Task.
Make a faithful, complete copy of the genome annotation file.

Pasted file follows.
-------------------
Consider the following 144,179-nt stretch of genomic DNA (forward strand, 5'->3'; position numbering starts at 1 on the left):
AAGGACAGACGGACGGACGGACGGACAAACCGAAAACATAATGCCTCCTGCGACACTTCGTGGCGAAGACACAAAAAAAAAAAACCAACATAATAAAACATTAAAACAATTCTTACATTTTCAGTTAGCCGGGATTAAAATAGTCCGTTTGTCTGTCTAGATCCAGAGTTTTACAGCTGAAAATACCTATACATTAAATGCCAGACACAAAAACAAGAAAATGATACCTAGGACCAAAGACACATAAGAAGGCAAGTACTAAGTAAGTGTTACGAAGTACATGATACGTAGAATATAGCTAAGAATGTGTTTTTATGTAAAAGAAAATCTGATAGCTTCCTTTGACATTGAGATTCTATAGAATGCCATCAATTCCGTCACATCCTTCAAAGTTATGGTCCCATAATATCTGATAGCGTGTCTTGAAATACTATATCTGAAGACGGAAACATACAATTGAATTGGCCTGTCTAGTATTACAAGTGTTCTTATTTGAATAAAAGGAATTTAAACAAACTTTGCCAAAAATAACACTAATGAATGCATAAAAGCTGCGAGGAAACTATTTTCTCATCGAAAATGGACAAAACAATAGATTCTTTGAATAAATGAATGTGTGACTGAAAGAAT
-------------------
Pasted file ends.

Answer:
Consider the following 144,179-nt stretch of genomic DNA (forward strand, 5'->3'; position numbering starts at 1 on the left):
AAGGACAGACGGACGGACGGACGGACAAACCGAAAACATAATGCCTCCTGCGACACTTCGTGGCGAAGACACAAAAAAAAAAAACCAACATAATAAAACATTAAAACAATTCTTACATTTTCAGTTAGCCGGGATTAAAATAGTCCGTTTGTCTGTCTAGATCCAGAGTTTTACAGCTGAAAATACCTATACATTAAATGCCAGACACAAAAACAAGAAAATGATACCTAGGACCAAAGACACATAAGAAGGCAAGTACTAAGTAAGTGTTACGAAGTACATGATACGTAGAATATAGCTAAGAATGTGTTTTTATGTAAAAGAAAATCTGATAGCTTCCTTTGACATTGAGATTCTATAGAATGCCATCAATTCCGTCACATCCTTCAAAGTTATGGTCCCATAATATCTGATAGCGTGTCTTGAAATACTATATCTGAAGACGGAAACATACAATTGAATTGGCCTGTCTAGTATTACAAGTGTTCTTATTTGAATAAAAGGAATTTAAACAAACTTTGCCAAAAATAACACTAATGAATGCATAAAAGCTGCGAGGAAACTATTTTCTCATCGAAAATGGACAAAACAATAGATTCTTTGAATAAATGAATGTGTGACTGAAAGAAT